• You may request consent
  • The data subject must opt-in to every channel
  • Where the data subject has requested a change, or opts out of a particular channel, this request must be honoured immediately

Digital marketing

While marketing via email and text requires an opt-in consent, the digital marketing world falls somewhat in a grey area. To determine whether you need the consent of consumers to serve personalised advertising, or not will depend on what it is you want to do. When it comes to personalised advertising, consent is not the only way to justify it. In the EU, many digital marketers use the ‘legitimate interest’ argument where the impact on consumers’ privacy is measured by the interests of the business. However, efficient data management by recording when, why, and how the information was collected, and that it was only used for the original purpose, will ensure you can demonstrate that your use of data is, or was, compliant.

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Communicating with customers

In terms of section 11 of the POPI Act, a consumer may either refuse to accept, pre-emptively block, or require another person to discontinue any communication which may be seen as direct marketing. This includes telephone calls, e-mails, brochures or letters in the mail. Businesses will need infrastructure and systems in place to receive and record consumers’ specific preferences and abide by these expressed preferences.

The business risks

To ascertain your business’s compliance, in lieu of POPI or GDPR, an initial complete survey of the business’s current personal data processing activities should be carried out. This can include its data protection and privacy policies, notices, international data flows, agreements and templates, products and services using personal data, and advertising/marketing activities and operational protocols. Assess which of the existing procedures and policies are adequate, and which are lacking or absent.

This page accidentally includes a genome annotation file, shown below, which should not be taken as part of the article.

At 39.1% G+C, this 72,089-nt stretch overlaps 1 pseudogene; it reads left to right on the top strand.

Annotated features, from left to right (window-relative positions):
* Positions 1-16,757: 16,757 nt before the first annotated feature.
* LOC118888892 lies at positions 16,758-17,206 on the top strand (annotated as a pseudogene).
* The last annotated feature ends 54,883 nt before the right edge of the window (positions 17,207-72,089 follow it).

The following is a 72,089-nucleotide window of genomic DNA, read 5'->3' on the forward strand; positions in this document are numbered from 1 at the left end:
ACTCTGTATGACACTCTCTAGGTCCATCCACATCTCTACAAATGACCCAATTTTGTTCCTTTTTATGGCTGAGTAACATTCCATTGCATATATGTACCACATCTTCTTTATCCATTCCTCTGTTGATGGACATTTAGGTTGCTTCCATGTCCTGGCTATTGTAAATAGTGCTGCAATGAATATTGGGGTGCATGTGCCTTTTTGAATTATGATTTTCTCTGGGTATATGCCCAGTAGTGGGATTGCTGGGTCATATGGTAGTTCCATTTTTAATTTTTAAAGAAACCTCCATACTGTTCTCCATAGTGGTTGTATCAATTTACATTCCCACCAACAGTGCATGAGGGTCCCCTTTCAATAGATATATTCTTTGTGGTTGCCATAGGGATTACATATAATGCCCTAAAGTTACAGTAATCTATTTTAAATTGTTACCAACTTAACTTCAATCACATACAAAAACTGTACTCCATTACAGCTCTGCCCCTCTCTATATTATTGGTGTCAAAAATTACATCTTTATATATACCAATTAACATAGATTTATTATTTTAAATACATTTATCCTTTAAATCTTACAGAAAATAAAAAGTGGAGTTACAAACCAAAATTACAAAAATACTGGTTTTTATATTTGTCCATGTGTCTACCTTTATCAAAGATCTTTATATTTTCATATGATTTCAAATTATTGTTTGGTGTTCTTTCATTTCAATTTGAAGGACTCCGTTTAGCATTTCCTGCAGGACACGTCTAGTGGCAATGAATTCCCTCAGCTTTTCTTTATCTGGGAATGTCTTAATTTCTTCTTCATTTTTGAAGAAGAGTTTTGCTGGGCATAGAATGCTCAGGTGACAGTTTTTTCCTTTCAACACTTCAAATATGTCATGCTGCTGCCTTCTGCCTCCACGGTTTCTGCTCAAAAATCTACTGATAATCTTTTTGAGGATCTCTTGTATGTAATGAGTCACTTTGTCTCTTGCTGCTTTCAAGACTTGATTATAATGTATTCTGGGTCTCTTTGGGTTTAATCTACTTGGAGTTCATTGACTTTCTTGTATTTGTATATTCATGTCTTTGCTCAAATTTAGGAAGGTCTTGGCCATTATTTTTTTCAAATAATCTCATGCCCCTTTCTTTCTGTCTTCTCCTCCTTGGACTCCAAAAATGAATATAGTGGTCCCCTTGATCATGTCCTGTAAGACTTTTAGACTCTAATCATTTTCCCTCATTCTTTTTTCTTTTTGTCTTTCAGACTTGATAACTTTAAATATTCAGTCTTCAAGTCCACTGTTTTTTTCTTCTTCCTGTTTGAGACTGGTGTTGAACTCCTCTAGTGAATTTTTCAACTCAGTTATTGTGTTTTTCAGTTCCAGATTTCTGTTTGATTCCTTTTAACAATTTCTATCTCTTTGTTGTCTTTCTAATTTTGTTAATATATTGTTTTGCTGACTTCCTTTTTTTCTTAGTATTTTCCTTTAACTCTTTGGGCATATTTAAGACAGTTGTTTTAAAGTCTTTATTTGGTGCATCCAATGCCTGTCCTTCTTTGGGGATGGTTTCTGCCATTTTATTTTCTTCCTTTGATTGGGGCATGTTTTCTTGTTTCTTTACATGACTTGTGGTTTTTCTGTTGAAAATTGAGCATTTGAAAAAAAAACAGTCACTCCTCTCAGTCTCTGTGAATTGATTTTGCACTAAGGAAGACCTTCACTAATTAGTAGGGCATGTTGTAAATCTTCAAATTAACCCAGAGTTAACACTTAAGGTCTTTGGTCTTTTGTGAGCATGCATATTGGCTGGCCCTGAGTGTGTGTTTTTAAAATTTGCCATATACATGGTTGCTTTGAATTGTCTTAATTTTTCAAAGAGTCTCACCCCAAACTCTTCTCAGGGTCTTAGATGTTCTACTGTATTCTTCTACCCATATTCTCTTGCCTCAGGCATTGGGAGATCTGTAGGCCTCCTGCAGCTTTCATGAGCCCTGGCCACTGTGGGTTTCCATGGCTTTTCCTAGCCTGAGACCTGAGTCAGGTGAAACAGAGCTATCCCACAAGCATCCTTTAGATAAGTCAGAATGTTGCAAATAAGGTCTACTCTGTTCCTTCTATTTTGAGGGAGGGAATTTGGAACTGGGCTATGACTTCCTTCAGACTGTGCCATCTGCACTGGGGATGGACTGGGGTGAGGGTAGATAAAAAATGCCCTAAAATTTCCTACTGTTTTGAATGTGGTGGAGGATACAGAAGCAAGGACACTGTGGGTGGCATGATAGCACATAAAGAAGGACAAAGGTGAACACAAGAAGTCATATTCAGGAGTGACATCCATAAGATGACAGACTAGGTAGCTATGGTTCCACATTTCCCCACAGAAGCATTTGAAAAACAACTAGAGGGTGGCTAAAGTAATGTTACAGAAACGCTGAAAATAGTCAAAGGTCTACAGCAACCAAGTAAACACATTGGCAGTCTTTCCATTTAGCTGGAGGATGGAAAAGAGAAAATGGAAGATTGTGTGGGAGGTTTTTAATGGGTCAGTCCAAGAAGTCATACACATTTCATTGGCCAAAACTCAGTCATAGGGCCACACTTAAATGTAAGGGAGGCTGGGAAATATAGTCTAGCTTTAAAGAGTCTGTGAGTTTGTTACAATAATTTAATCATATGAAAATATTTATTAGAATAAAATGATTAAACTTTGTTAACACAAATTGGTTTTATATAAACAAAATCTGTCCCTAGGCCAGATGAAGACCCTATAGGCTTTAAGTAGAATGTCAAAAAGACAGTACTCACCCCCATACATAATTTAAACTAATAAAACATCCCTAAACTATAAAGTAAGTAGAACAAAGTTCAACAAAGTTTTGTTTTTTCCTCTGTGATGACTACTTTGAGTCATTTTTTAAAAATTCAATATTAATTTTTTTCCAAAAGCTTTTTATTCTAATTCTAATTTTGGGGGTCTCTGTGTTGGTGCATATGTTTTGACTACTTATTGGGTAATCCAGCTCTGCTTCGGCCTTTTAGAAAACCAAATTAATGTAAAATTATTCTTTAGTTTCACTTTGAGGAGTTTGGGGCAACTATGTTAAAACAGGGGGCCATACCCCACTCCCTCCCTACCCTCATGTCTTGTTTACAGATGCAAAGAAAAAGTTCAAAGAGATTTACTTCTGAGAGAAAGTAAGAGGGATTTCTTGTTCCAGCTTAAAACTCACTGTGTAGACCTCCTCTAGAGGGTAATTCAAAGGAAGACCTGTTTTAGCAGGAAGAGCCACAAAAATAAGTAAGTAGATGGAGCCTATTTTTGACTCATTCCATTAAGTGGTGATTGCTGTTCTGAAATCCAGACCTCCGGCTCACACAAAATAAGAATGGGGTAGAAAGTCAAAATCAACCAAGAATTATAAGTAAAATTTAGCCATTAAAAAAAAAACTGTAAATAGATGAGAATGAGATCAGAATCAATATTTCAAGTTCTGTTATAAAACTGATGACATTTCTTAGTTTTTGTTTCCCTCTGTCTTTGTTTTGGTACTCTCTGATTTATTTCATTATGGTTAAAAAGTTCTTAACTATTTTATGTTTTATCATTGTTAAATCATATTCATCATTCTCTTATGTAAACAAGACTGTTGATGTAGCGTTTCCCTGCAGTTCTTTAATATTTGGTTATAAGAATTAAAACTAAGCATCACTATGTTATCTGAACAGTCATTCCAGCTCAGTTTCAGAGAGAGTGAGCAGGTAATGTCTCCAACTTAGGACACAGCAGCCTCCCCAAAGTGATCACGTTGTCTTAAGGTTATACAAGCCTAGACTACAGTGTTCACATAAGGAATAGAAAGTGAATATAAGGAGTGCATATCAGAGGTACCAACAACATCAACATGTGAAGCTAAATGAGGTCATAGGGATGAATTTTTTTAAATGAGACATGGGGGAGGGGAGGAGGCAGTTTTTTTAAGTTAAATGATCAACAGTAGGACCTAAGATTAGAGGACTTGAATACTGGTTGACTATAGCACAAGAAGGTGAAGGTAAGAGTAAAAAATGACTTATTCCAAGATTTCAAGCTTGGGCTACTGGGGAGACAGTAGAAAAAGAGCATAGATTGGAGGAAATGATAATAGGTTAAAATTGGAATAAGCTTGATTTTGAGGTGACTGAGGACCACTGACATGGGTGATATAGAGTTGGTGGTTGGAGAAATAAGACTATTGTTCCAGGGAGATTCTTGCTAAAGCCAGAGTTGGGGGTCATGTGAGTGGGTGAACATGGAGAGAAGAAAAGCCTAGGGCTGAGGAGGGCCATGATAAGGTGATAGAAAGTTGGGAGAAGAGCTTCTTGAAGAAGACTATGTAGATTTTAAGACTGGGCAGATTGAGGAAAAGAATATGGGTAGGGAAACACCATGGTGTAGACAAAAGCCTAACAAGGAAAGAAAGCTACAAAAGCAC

Consider the following when reviewing these according to low, medium, and high-risk areas.

  • The risk of exposure – for example, is this a public-facing privacy notice?
  • What category of fines this non-compliance falls under
  • Whether there is a nonconformity that was already required under an earlier law
  • What reputational concerns are at risk
  • Whether something can be made compliant quickly
  • Whether agreements with third parties or business operations are at risk
  • Whether regulators have already signalled interest in particular areas or issues

The opportunities

When people think ‘big data’, they usually think of major online retailers or social media giants. However, organisations of all sizes and sectors are getting closer to their data to improve and personalise the customer experience. This often creates new opportunities, and can even transform entire industries. The UK’s NHS Business Services Authority utilised recent data that has helped improve patient care and save nearly £600 million.